Shipwrecks and Treasure: the Spanish Quicksilver Galleons of 1724
The process of mercury amalgamation which combines silver with mercury to extract high grade sliver from low grade ores, was developed in Mexico by Bartolomé Medina. Also known as the ‘patio process’ it was used for the production of silver and gold and was first introduced to the Spanish colonies in the 1550’s. In the 16th century silver was more valuable than gold and it could be produced more quickly. Most of the mercury, also known as quicksilver, was mined at Almaden,Spain and then shipped by large quicksilver galleons to silver mines in Central and South America. The largest silver mine was at Potosí in Mexico.
In August 1724 two quicksilver galleons left the port of Cádiz. They were Nuestra Señora de Guadalupe and the Conde de Tolosa. Their destination was Veracruz, Mexico via Havana and Aguadilla, Puerto Rico to resupply. The 18th century Spanish quicksilver galleons were about twice the size of the traditional treasure fleet galleons; they needed to be. The two galleons had a combined load of over 300 tons of quicksilver as well as other goods and over 100 bronze cannons destined for a fort in Mexico.
On August 24, the galleons were passing Mona Passage, near the Dominican Republic, when they were struck by a powerful hurricane. In an attempt to avoid the worst of the storm the vessels took shelter at Samana Bay, where they dropped their anchors. By morning their anchor lines had broken and the galleons had become separated. The Tolosa was swept onto a reef, capsizing, sinking and drowning most of her crew. The survivors which numbered less than 40 clung to the ships mainmast and rigging; they lived on supplies that floated to the surface in barrels. After a month they were rescued, however by that time only seven of the crew survived.
The survivors of the Guadalupe were more fortunate. The ship ran aground off the coast of the Dominican Republic and because of its heavy load the galleon stayed upright. The survivors which numbered more than 500 made it to shore. One group took a lifeboat and travelled to Cap Haitien over 250 miles away. The remaining survivors walked the 200 mile journey from Samana Bay to Santo Domingo, by following the coast and trekking through jungle. They were eventually spotted by fisherman who alerted authorities. Ships were sent to the wrecks and some of the Guadalupe’s cargo was salvaged. The Tolosa was in deeper water and so its salvage effort was abandoned.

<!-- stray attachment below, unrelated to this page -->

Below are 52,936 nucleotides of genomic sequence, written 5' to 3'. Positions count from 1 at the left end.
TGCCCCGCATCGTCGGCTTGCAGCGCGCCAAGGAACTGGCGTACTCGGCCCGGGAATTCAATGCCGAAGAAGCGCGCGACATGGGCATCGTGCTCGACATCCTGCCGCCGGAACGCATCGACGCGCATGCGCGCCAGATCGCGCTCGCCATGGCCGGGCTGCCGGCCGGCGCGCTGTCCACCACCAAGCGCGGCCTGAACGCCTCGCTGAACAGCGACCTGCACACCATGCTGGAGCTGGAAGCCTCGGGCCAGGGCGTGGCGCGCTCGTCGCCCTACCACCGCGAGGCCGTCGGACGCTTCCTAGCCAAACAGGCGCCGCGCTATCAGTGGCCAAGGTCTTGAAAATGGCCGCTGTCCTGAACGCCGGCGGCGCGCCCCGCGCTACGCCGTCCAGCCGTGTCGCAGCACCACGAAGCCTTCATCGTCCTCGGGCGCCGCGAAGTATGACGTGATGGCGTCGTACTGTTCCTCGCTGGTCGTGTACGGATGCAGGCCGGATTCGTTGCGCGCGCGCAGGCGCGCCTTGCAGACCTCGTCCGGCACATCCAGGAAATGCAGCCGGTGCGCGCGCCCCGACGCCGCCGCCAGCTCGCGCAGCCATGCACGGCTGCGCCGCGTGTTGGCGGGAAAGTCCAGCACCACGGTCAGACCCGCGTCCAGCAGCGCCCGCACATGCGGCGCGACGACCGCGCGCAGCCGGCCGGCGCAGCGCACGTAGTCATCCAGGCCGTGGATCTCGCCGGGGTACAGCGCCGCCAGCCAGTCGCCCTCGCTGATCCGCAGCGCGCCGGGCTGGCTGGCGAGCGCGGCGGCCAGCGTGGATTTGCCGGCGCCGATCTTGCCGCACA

Two 2 Escudos cobs from the quicksilver wrecks of 1724. Quicksilver has tarnished the coins.
In 1976 the shipwrecks of the Gaudalupe and the Tolosa were rediscovered and salvaged by Caribe Salvage SA, with permission and under the supervision of the Dominican Republic authorities. From 1976 until 1977 the wreck sites were excavated. The shipwreck of the Tolosa yielded the most important finds in terms of archeology as well as treasure. The hull of the ship contained large amounts of mercury, which lay pooled, because the mercury’s caskets had long since disintegrated. The mercury does not mix or float in sea water because mercury is heavier than water. Artifacts found included jewelry with diamonds and emeralds, silver flatware, glassware, ceramic and coins.
All images from flickr.com